Play-by-mail: Overview


Compared to conventional games of diplomacy or strategy, play-by-mail games (PBM) have some specific characteristics that make many players consider this form of playing as the most interesting of all.
First, as its name suggests, PBM uses the mail (or more commonly now electronic mail) for the transfer orders, and usually a computer to the moderating of the game turns.
For games designed specifically for PBM, it allows among other things to include in each game a number of players far beyond what is allowed in classic boardgames (where 6 is a limit of playability rarely exceeded), the average ranging from 10-20 to over several hundreds in some cases.
Furthermore each player may have only limited information about the game universe and some items may be gradually discovered as the player progress in the game.
Finally, the computer processing of orders would eliminate any risk of endless discussions on points of rules since we can be sure that any player in a given situation is (mis)treated with equal impartiality.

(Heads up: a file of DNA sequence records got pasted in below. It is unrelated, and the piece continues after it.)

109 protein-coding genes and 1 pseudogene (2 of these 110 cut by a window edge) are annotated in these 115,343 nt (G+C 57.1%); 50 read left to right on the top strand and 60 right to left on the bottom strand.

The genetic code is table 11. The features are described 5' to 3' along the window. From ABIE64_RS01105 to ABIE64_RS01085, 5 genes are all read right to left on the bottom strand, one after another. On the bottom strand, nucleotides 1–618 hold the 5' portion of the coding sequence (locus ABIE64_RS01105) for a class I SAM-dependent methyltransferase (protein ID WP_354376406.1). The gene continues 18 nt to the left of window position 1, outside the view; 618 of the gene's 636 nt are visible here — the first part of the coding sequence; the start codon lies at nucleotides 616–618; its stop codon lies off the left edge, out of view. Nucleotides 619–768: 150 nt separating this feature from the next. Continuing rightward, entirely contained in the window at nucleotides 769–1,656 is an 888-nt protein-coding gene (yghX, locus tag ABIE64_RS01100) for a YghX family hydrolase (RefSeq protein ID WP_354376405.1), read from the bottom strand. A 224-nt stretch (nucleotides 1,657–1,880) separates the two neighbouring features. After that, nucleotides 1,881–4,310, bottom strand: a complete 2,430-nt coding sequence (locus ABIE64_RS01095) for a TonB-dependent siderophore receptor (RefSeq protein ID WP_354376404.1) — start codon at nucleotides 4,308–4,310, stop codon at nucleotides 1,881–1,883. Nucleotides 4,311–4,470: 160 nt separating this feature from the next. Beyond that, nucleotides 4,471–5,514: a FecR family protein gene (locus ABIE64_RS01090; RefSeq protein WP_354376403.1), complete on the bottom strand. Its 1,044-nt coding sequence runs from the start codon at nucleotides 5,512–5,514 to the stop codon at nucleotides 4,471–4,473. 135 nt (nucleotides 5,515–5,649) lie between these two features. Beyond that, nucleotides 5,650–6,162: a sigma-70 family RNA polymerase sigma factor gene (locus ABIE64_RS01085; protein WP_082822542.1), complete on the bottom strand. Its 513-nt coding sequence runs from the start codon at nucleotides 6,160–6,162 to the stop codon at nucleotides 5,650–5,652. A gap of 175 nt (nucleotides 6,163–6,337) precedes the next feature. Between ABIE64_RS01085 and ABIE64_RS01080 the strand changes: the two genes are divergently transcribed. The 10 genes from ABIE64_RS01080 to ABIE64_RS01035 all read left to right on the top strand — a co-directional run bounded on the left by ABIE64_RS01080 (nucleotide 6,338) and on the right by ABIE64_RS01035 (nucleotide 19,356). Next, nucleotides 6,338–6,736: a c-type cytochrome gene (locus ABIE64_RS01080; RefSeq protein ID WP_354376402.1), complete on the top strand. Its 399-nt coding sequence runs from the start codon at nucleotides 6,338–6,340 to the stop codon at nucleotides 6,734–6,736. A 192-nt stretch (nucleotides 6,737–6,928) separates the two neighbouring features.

A game turn can usually be divided into four phases:

  1. the player receives feedback on its position and what happened during the previous turn;
  2. based on these results, he makes contact or not with other players (diplomatic phase);
  3. he writes his orders and dispatches them to the referee;
  4. orders are entered into the computer, processed and the results are sent to players.

And it goes on until the end of the game or until the withdrawal of the player.

The sending of orders must absolutely be done before a deadline for each game turn; the interval between two turns can vary greatly depending on the factors involved (complexity of the game system, evolution of the game, constraints from postal services...).
Orders received by the referee after the deadline can not be entered, so players need to be extremely careful and should send them at least three days before the due date (one day before if using electronic mail).